"For six months, I couldn't go past a bridal shop or see a wedding gown without visions of her contorted face in my brain," said. "I started thinking there must be a better way to help emergency personnel through horrible things."

So he set about finding that way.

One of the first things he does now when discussing an incident with emergency personnel is to "stabilize the situation" by telling them, "You did the best that you could."

When things turn out badly -- as when a firefighter is unable to save a child -- Dr. Mitchell switches quickly from content to intent, from "what happened and what did you do?" to "I know you feel terrible that things did not turn out as you wanted. What did you want to occur?"

Since intent is rarely malicious, shifting from content to intent enables people to learn from experience without judging themselves, he said, and helps ensure that what went wrong will not recur.

Crucial decisions are often made instantaneously, he said, but brooding over those decisions can last for hours, days or years. It is important, therefore, to begin debriefing -- discussing an incident with the personnel involved -- as soon after an incident as possible, he said.

The first thing, Dr. Mitchell said, is to let the emergency workers know that their emotions are normal, that they are feeling what anyone would feel in similar circumstances.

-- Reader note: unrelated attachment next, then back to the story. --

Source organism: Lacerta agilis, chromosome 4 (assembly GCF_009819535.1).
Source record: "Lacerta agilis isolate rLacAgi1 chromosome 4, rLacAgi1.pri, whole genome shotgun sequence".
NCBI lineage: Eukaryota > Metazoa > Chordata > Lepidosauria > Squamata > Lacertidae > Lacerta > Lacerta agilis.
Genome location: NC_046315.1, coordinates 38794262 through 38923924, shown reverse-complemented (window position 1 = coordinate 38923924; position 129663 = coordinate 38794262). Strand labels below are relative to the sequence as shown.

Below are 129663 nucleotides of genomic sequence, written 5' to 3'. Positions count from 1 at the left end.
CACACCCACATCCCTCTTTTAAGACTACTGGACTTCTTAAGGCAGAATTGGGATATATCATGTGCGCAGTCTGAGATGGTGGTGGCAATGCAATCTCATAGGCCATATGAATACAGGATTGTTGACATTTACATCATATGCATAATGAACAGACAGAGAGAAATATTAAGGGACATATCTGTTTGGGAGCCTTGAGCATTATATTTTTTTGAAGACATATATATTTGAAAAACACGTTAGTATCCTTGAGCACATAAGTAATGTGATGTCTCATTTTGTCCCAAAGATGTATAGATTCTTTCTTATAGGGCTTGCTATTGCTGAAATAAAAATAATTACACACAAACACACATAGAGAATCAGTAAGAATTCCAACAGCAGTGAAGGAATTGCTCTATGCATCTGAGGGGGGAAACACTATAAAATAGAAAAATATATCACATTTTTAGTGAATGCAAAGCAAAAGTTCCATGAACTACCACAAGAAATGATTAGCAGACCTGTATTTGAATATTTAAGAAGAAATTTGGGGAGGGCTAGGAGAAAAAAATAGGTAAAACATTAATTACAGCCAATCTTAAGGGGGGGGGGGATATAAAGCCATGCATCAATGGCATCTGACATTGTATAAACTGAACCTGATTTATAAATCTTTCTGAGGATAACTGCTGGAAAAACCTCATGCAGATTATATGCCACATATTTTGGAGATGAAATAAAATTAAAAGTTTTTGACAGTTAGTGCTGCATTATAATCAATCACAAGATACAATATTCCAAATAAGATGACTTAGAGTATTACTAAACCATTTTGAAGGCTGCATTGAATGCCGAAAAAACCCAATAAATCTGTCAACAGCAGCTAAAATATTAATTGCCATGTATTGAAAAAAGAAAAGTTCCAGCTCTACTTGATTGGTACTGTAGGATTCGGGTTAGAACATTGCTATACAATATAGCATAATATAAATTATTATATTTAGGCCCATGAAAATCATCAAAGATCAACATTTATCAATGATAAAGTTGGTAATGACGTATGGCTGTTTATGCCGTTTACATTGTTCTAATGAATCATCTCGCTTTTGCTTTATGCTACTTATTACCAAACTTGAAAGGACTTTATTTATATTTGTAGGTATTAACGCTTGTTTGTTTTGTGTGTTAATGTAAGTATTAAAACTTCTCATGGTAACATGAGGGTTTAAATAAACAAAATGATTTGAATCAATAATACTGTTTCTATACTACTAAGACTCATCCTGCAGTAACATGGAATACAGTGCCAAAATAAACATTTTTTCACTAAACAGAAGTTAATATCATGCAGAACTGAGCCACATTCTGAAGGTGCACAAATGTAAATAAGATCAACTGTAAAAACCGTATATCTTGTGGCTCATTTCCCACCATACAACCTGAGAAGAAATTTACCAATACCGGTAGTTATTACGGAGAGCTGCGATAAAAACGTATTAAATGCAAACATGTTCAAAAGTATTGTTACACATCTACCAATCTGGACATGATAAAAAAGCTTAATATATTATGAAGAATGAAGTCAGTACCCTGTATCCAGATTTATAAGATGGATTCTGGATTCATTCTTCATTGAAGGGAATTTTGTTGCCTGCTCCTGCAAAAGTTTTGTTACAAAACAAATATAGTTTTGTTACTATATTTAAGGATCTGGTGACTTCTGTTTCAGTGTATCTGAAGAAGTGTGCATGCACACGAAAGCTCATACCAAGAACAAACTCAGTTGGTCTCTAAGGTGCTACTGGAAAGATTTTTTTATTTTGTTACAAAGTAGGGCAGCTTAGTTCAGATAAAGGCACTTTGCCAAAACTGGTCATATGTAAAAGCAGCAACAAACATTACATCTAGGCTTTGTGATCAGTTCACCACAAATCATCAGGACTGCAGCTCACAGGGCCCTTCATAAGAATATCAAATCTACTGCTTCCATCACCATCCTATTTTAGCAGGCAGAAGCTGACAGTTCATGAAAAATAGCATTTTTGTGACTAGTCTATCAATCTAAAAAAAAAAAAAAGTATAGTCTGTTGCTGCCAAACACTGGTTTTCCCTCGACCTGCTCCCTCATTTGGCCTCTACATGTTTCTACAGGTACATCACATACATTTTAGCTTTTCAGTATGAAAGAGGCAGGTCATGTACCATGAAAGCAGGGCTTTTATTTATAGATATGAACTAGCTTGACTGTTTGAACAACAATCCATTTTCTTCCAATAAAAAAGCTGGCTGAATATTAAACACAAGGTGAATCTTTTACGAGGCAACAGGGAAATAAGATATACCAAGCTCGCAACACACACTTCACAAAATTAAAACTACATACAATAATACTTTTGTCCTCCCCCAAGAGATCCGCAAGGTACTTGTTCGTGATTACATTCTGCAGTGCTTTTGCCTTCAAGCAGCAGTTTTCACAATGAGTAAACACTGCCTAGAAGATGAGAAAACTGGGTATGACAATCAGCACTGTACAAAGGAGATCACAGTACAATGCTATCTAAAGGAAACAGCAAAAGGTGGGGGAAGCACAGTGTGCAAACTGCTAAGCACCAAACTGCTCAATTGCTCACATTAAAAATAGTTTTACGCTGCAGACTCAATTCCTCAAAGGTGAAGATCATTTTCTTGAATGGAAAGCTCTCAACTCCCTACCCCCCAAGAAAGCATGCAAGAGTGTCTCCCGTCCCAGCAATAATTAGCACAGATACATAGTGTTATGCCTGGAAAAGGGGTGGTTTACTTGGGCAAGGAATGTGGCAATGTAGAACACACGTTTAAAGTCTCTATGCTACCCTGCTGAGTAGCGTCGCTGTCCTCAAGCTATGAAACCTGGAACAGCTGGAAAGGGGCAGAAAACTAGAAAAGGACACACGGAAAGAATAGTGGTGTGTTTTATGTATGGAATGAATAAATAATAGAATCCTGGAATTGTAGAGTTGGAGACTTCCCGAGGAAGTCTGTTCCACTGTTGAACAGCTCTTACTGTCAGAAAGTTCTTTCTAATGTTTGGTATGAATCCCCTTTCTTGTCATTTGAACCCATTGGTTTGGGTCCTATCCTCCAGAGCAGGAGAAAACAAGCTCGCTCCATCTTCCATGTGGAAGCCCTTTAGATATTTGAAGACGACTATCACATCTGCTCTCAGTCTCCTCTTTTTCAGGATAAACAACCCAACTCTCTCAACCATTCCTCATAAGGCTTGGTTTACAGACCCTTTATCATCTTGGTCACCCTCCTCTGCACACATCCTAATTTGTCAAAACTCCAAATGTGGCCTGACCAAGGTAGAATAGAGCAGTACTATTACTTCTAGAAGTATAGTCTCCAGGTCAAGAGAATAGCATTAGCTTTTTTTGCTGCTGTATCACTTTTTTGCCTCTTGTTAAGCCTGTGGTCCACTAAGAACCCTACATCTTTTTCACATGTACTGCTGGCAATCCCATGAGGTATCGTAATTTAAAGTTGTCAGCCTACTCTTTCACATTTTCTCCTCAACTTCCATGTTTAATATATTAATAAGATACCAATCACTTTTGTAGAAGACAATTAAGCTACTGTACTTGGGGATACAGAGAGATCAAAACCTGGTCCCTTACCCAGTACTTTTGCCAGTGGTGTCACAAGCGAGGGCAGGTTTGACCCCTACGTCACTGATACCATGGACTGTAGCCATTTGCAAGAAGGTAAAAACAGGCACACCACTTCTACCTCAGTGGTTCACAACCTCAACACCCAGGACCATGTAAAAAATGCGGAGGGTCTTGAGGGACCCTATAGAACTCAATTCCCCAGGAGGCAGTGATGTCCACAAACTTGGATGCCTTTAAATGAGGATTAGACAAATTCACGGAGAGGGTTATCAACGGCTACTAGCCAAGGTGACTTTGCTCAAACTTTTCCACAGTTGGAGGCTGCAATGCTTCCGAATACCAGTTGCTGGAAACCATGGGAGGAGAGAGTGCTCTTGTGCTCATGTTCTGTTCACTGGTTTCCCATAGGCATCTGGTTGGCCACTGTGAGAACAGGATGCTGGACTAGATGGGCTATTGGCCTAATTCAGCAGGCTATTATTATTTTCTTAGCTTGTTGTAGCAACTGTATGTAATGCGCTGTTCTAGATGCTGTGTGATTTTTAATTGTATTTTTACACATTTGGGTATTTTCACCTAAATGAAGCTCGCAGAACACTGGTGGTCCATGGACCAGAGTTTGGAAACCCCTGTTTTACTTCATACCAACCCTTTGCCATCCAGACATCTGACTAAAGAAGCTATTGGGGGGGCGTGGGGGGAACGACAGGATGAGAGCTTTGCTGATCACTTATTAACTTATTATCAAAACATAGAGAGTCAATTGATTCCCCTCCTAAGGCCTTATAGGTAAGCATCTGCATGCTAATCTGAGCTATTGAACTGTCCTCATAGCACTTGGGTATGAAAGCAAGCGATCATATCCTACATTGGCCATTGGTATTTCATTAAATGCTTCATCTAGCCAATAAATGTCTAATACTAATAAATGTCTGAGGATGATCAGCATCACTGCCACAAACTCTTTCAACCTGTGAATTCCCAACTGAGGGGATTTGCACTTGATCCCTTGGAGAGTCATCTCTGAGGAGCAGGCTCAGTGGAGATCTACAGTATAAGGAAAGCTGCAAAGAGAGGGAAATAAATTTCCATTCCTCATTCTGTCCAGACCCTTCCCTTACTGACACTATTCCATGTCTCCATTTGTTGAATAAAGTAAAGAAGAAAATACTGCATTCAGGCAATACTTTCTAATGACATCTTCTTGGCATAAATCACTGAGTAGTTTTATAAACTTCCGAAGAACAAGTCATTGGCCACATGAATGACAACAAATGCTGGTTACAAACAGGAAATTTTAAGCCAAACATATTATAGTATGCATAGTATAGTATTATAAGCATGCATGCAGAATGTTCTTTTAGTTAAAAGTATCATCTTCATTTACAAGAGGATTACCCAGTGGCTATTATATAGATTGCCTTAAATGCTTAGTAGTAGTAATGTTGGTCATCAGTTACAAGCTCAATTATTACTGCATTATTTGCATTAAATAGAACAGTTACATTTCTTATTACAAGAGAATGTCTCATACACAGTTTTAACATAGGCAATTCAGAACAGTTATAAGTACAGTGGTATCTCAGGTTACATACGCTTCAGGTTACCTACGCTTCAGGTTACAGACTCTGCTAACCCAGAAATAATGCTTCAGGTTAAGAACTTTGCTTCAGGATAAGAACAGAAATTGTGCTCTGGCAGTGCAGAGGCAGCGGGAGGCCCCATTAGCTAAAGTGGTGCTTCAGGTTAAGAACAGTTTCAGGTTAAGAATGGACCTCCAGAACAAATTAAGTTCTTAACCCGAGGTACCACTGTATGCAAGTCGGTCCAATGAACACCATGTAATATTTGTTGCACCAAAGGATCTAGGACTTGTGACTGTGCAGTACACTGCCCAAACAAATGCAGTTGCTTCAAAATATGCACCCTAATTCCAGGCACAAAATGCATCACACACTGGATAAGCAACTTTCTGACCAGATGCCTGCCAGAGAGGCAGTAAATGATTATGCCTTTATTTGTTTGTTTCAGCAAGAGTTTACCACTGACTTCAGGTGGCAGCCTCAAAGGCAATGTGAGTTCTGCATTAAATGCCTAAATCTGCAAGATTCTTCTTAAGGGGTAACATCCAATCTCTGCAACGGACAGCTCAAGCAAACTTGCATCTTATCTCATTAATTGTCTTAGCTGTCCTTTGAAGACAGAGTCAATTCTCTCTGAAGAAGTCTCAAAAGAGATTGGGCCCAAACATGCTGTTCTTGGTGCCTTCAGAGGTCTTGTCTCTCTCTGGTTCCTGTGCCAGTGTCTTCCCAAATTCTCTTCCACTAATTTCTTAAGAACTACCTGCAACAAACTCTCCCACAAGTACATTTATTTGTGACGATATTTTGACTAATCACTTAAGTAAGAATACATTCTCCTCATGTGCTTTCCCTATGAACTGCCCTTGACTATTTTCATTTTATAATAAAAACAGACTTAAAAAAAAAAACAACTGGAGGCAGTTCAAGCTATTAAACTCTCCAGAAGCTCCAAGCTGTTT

It is important for the emergency workers' well-being to get them functioning in their jobs again as quickly as possible, Dr. Mitchell said. With a little support, he said, that can happen right away.

The Howard County dispatcher who listened to the murder-suicide last week was back on the job after spending about 45 minutes with Dr. Mitchell and has been functioning well ever since, said Chris McNamara, who is in charge of Howard County's 911 training.

County 911 officials say the dispatcher handled the call from the victim in the murder-suicide properly and did not contribute to the events that unfolded.

"When you're working with emergency personnel, you're working with generally pretty healthy people," Dr. Mitchell said. "But in the classroom of life, we're all 'C' students when it comes to stress. What's exciting is to see people come out of their pain -- come out a survivor" after being debriefed.

Personalities in peril

Not all of those Dr. Mitchell works with are able to resume their duties. He tells of an out-of-state paramedic who found a woman in a bathtub, bleeding profusely. The woman had died of a rare blood disease, and as the paramedic touched her body, she bled even more.

The paramedic was so traumatized that for two years, he would not touch anyone, believing that anyone he touched would bleed to death. After two years of therapy, the man could hold his child, but he was never again able to function as a paramedic, Dr. Mitchell said.

The case underscores a point Dr. Mitchell would like the public to understand about emergency personnel everywhere: "They daily jeopardize not just their lives, but their personalities."

Howard County Executive Charles I. Ecker is a strong supporter of Dr. Mitchell and his debriefing techniques.

Even when a story has a happy ending -- as when a dispatcher successfully talks someone through the birth of a baby or helps someone resuscitate a heart attack victim -- "it can be very draining," Mr. Ecker said. When emergency workers are traumatized, he said, "It is our responsibility to help them."

Pub Date: 4/15/96